| After listening to Kean and Blumenthal on how hard they had to work to get articles in the NYT, I am completely unimpressed by the latest two articles.
First, whatever was said in the articles caused many of the UFO crowd to go wild saying the Pentagon has admitted they had crashed ET saucers, Lazar is vindicated, the Roswell incident was confirmed. None of the above were exactly in the article. Speculation overran what was written. If the article was not so sloppily written perhaps other newspapers and radical UFO fans would not be so encouraged to jump off the deep end.
By Jan Aldrich
The retraction on the Harry Reid quote was the first crack. Then, Reid issued a much more conservative statement.
Eric Davis is on record as opposed to Lazar’s story.
Davis is identified as a consultant to the Pentagon. What actually was missing are several important details. Was he a current consultant? Was he a consultant on UFO? Did he really say there were crashed saucers known to the Pentagon?
Being a subcontractor on a government contract does not mean someone is a contractor to the Pentagon. Being on the contractor’s employment rolls does not mean someone is a contractor. Maybe a fine point, but necessary in this discussion.
While the authors said elsewhere that they were in contact with the NYT Washington bureau. They couldn’t identify what committees Eric Davis testified in front of, but I think the Washington bureau may not have been able to find out what was said at the hearings. They, however, probably could confirm what committees took Davis’ testimony.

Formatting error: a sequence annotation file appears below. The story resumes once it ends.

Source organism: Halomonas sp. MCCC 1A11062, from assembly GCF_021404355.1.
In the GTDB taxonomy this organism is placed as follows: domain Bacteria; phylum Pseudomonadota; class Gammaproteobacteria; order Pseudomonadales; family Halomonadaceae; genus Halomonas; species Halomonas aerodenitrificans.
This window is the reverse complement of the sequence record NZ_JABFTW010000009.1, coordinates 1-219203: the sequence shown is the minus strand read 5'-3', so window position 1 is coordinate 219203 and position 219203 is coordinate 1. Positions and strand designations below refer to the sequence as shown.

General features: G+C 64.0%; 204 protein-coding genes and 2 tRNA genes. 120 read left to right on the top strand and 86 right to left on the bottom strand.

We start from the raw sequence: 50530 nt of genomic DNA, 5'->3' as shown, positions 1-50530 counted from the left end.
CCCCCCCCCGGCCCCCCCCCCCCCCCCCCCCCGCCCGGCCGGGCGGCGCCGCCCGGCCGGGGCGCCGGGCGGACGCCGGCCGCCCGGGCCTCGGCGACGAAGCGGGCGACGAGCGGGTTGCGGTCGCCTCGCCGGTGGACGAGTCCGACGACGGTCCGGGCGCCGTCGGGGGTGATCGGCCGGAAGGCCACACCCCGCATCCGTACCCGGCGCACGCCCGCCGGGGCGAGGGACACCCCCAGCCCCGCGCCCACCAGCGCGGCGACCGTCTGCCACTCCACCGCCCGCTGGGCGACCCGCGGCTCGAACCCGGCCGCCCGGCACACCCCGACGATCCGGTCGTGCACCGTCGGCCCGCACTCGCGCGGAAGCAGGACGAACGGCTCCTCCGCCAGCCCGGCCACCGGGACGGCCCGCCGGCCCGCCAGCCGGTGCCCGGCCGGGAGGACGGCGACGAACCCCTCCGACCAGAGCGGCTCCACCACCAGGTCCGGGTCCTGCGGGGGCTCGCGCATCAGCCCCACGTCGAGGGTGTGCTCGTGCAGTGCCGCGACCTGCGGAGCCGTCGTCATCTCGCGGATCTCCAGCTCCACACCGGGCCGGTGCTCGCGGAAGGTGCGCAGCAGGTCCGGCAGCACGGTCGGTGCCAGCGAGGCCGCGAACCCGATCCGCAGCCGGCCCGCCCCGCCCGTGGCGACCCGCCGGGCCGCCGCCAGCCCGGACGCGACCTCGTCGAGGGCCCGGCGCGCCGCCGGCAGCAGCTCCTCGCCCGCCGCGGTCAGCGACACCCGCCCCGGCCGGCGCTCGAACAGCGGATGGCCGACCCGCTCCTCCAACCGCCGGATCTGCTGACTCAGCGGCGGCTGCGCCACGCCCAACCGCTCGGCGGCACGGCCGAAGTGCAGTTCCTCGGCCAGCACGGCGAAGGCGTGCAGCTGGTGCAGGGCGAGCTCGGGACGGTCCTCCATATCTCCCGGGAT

Former Deputy Asst. Def Sec for Intelligence, Chris Mellon said rather that Davis gave out leads and sources of potential information.
Finally, the follow-up article on the UFO beliefs is ironic as it quotes Margaret Mead. I don’t think they knew that Mead advocated serious study of UFOs after another well-known anthropologist and former OSS operative, Dr. Carlton Coon joined NICAP. In our scanning of the CUFOS files we have not yet encountered correspondence with Mead or Coon.
The articles were not news items. There was adequate time to vet the articles unlike breaking news.